The effects of 405 nm laser irradiation on each bacterial strain were analyzed by the colony forming capacity of each strain before and after irradiation for 300 sec at a variety of outputs (0.05, 0.1, 0.15, and 0.2 W). No inhibition of P. gingivalis growth was noted following 300 sec irradiation at an output power of 0.05 W, whereas a significant inhibition was observed following irradiation at output power of 0.1 W or higher (Figure 4(a)). The inhibition rate was ~50% at 0.1 and 0.15 W and ~60% at 0.2 W. Interestingly, significant inhibition of P. intermedia growth was observed following irradiation even at an output power of 0.05 W. The inhibition rate was ~40% at 0.05 W, ~70% at 0.1 W, and ~80% at 0.15 W and 0.2 W (Figure 4(b)). In contrast, no significant inhibition of E. faecalis growth was observed under any of the irradiating conditions examined (Figure 4(c)). These results demonstrate that 405 nm laser irradiation has a significant bactericidal effect on P. gingivalis and P. intermedia but not on E. faecalis. No inhibitory effect on C. albicans growth was noted upon 0.2 W irradiation for 300 sec (60 J), whereas irradiation for 600 sec (120 J) and 1200 sec (240 J) resulted in significant growth inhibition rates of ~60% and ~90%, respectively (Figure 4(d)).
Endodontic infections consist of a complex mix of bacterial/fungal microorganisms, and therapeutic management still depends on conventional chemomechanical root canal preparation, which sometimes fails to yield a satisfactory outcome [1–9]. Consequently, there is a need for an alternative management strategy for infected root canals that is easy to perform, less invasive for patients, and repeatable.
In our previous study, we demonstrated that P. gingivalis growth is specifically suppressed by 405 nm blue laser irradiation, even without an exogenous photosensitizer. These findings suggested that 405 nm laser irradiation is a promising means for eradicating P. gingivalis from infected root canals and periodontal lesions . Based on these results, in the present study we developed a prototype 405 nm laser-emitting device designed for endodontic treatment to investigate whether irradiation exerts bactericidal and/or fungicidal effects on microorganisms associated with persistent endodontic infections, such as P. gingivalis, P. intermedia, E. faecalis, and C. albicans. We found that 405 nm laser irradiation inhibited P. gingivalis growth in an output power-dependent manner. This result is consistent with our previous study. Interestingly, P. intermedia growth was inhibited by the irradiation to an even greater extent than P. gingivalis. Given that P. intermedia is known to be relatively resistant to a variety of antibiotics compared with other pathogenic bacteria , this finding confirms the possibility that 405 nm laser irradiation is a promising method for treating and preventing persistent endodontic infections. In contrast, 405 nm laser irradiation had no inhibitory effect on E. faecalis, one of the major endodontopathogenic bacteria . Interestingly, the growth of C. albicans was significantly inhibited by irradiation at duration of greater than 600 sec at an output of 0.2 W. This result indicates the possibility that 405 nm laser irradiation is effective for eliminating fungi as well as bacteria.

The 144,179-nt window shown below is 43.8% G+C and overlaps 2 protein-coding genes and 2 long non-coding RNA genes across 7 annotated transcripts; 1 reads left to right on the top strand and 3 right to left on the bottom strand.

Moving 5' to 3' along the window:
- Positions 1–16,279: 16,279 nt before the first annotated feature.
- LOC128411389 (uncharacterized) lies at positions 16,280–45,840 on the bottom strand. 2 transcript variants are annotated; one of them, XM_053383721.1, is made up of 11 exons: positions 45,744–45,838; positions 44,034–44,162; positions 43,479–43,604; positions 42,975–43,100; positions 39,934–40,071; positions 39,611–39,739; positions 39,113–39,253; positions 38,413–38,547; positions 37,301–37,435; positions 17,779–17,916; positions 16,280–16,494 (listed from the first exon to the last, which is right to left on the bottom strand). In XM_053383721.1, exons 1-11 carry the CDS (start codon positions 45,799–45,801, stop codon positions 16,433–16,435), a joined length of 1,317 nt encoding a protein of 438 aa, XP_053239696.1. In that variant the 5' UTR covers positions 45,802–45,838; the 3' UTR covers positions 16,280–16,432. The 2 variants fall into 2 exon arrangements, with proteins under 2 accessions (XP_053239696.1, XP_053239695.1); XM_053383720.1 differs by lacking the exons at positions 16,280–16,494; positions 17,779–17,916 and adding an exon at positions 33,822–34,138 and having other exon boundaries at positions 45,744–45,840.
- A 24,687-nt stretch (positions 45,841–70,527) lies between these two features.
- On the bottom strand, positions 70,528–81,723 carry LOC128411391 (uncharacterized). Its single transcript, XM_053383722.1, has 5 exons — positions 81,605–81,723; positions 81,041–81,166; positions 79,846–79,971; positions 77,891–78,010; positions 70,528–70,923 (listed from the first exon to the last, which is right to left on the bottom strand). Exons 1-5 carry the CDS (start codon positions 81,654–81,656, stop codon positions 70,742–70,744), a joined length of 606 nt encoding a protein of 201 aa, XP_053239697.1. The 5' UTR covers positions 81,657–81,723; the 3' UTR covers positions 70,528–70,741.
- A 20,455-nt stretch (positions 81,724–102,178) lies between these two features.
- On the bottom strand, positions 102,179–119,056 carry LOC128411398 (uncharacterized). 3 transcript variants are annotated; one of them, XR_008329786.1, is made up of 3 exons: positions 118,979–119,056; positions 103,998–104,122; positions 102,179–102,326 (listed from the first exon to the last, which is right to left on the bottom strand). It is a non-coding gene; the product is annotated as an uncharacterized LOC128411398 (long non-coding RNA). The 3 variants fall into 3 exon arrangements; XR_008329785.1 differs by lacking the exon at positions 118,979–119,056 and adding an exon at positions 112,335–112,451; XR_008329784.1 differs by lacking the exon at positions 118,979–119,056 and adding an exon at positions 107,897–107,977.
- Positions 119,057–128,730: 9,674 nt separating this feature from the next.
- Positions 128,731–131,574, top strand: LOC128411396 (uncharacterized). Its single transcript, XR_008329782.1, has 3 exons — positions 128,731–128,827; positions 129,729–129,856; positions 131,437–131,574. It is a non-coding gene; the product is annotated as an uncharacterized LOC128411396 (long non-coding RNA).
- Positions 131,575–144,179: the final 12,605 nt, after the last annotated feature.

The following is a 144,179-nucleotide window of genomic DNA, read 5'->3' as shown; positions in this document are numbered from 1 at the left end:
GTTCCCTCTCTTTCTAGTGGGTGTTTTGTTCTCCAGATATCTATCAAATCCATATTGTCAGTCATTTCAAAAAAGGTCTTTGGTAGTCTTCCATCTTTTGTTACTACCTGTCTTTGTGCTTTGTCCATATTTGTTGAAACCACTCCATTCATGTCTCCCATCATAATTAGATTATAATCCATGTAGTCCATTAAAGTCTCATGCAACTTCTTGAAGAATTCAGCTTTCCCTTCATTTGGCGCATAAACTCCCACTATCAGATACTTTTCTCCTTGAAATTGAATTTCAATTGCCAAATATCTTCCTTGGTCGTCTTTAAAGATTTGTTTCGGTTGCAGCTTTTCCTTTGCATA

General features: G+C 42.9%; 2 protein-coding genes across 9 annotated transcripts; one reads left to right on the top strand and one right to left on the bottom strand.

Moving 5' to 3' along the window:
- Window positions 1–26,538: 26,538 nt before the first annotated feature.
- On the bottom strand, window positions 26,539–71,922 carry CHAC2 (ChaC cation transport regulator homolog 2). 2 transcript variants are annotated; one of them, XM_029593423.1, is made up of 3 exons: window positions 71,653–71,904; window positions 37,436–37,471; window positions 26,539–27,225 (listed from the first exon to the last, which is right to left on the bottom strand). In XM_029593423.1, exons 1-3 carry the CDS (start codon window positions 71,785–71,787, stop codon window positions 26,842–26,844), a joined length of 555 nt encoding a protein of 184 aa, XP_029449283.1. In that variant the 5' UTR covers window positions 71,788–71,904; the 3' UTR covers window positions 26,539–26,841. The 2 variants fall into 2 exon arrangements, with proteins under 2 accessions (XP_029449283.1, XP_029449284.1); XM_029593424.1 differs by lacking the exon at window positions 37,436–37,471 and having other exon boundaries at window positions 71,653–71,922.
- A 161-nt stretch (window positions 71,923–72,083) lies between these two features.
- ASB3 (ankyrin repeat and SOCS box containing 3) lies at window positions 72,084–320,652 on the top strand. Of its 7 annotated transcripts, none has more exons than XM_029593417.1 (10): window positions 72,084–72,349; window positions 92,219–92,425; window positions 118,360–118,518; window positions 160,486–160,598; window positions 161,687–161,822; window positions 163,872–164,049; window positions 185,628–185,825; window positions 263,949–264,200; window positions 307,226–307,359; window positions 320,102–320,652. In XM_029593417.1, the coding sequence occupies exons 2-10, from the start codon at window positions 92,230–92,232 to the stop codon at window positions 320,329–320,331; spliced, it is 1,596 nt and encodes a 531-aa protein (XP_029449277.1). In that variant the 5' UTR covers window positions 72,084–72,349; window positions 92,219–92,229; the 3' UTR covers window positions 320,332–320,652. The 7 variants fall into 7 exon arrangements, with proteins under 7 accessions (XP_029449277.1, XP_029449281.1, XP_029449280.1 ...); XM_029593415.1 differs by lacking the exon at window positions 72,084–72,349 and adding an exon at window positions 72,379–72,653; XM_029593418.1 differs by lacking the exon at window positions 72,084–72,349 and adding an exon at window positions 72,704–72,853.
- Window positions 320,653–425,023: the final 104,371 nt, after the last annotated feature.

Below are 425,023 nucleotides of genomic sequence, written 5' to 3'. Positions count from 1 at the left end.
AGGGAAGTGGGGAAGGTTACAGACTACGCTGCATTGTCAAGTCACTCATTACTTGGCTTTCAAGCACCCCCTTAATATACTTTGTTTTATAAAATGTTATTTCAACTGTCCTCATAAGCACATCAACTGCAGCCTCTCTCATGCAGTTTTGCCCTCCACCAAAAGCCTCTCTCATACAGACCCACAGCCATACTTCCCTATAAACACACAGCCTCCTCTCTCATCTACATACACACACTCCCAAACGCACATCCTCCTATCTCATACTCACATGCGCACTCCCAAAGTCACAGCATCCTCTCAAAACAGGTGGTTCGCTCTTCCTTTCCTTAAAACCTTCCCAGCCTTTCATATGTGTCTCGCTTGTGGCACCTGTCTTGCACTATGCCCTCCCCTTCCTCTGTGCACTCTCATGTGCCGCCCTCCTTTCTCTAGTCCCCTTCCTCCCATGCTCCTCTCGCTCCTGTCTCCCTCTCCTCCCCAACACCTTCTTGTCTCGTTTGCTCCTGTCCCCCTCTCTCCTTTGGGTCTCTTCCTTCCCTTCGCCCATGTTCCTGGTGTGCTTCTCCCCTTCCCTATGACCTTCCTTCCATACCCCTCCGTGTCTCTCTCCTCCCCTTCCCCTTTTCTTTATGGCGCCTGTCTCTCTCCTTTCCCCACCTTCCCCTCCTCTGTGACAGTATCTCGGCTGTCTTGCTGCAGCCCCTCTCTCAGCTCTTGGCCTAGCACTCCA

The mechanisms underlying the inhibitory effects of 405 nm laser irradiation and the differences between bacterial strains are still unclear. One possibility is that microorganisms sensitive to 405 nm laser light may have some substance which acts as an endogenous photosensitizer and that the sensitivity may vary according to the level or type of this substance. Some studies using black-pigmented bacteria such as P. gingivalis have suggested that endogenously produced porphyrins might act as photosensitizers under light irradiation, leading to a reduction in bacterial growth and viability [31, 32]. Further investigations will be able to resolve this issue in the near future.
The present study clearly demonstrates that 405 nm laser irradiation is a promising alternative management strategy for persistent endodontic infections.
Irradiation with a 405 nm laser had a significant bactericidal/fungicidal effect on P. gingivalis, P. intermedia, and C. albicans. These findings demonstrate that 405 nm laser irradiation is a promising alternative management strategy for prevention and/or treatment of persistent endodontic infections.
Conflict of Interests
The authors declare that there is no conflict of interests regarding the publication of this paper.
This work was supported by Grants-in-Aid for Scientific Research (nos. 24659905, 23792392, 24593015, and 25463102) from the Ministry of Education, Culture, Sports, Science, and Technology of Japan. In addition, the authors wish to thank Osada Electric Co. Ltd. for the development of a 405 nm laser-emitting device.